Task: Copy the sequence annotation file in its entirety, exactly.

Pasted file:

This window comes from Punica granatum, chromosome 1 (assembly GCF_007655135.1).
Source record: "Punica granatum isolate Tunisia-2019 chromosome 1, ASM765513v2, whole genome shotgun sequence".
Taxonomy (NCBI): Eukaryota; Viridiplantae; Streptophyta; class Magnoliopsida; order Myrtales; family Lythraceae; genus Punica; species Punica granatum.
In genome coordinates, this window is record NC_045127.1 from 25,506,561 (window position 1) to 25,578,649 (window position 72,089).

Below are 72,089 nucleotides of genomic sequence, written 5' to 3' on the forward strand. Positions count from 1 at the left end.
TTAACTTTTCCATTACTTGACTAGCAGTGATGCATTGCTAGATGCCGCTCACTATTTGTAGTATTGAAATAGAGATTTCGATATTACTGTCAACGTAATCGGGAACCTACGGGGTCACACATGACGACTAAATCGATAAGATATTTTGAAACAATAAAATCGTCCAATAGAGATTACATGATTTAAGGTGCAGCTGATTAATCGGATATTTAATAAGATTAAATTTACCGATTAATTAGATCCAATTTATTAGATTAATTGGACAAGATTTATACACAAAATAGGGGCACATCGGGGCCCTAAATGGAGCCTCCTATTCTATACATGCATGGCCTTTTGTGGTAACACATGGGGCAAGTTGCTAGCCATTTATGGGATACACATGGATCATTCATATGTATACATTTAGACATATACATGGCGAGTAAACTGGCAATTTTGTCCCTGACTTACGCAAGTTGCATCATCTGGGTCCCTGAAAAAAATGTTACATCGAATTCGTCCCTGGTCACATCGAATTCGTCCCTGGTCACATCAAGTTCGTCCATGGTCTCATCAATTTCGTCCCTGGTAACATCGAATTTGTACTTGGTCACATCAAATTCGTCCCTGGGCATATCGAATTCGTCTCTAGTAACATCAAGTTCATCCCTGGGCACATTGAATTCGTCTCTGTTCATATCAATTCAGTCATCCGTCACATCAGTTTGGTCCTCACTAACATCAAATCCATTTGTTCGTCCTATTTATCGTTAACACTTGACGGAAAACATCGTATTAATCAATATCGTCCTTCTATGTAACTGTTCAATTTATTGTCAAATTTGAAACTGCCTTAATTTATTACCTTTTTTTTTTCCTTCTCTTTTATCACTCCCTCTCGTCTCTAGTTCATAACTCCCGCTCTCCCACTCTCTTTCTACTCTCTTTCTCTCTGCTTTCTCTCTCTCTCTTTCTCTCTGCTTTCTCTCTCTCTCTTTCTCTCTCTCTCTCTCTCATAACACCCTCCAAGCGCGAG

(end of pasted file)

This window comes from Punica granatum, chromosome 1 (assembly GCF_007655135.1).
Source record: "Punica granatum isolate Tunisia-2019 chromosome 1, ASM765513v2, whole genome shotgun sequence".
Taxonomy (NCBI): Eukaryota; Viridiplantae; Streptophyta; class Magnoliopsida; order Myrtales; family Lythraceae; genus Punica; species Punica granatum.
In genome coordinates, this window is record NC_045127.1 from 25,506,561 (window position 1) to 25,578,649 (window position 72,089).

Below are 72,089 nucleotides of genomic sequence, written 5' to 3' on the forward strand. Positions count from 1 at the left end.
TTAACTTTTCCATTACTTGACTAGCAGTGATGCATTGCTAGATGCCGCTCACTATTTGTAGTATTGAAATAGAGATTTCGATATTACTGTCAACGTAATCGGGAACCTACGGGGTCACACATGACGACTAAATCGATAAGATATTTTGAAACAATAAAATCGTCCAATAGAGATTACATGATTTAAGGTGCAGCTGATTAATCGGATATTTAATAAGATTAAATTTACCGATTAATTAGATCCAATTTATTAGATTAATTGGACAAGATTTATACACAAAATAGGGGCACATCGGGGCCCTAAATGGAGCCTCCTATTCTATACATGCATGGCCTTTTGTGGTAACACATGGGGCAAGTTGCTAGCCATTTATGGGATACACATGGATCATTCATATGTATACATTTAGACATATACATGGCGAGTAAACTGGCAATTTTGTCCCTGACTTACGCAAGTTGCATCATCTGGGTCCCTGAAAAAAATGTTACATCGAATTCGTCCCTGGTCACATCGAATTCGTCCCTGGTCACATCAAGTTCGTCCATGGTCTCATCAATTTCGTCCCTGGTAACATCGAATTTGTACTTGGTCACATCAAATTCGTCCCTGGGCATATCGAATTCGTCTCTAGTAACATCAAGTTCATCCCTGGGCACATTGAATTCGTCTCTGTTCATATCAATTCAGTCATCCGTCACATCAGTTTGGTCCTCACTAACATCAAATCCATTTGTTCGTCCTATTTATCGTTAACACTTGACGGAAAACATCGTATTAATCAATATCGTCCTTCTATGTAACTGTTCAATTTATTGTCAAATTTGAAACTGCCTTAATTTATTACCTTTTTTTTTTCCTTCTCTTTTATCACTCCCTCTCGTCTCTAGTTCATAACTCCCGCTCTCCCACTCTCTTTCTACTCTCTTTCTCTCTGCTTTCTCTCTCTCTCTTTCTCTCTGCTTTCTCTCTCTCTCTTTCTCTCTCTCTCTCTCTCATAACACCCTCCAAGCGCGAG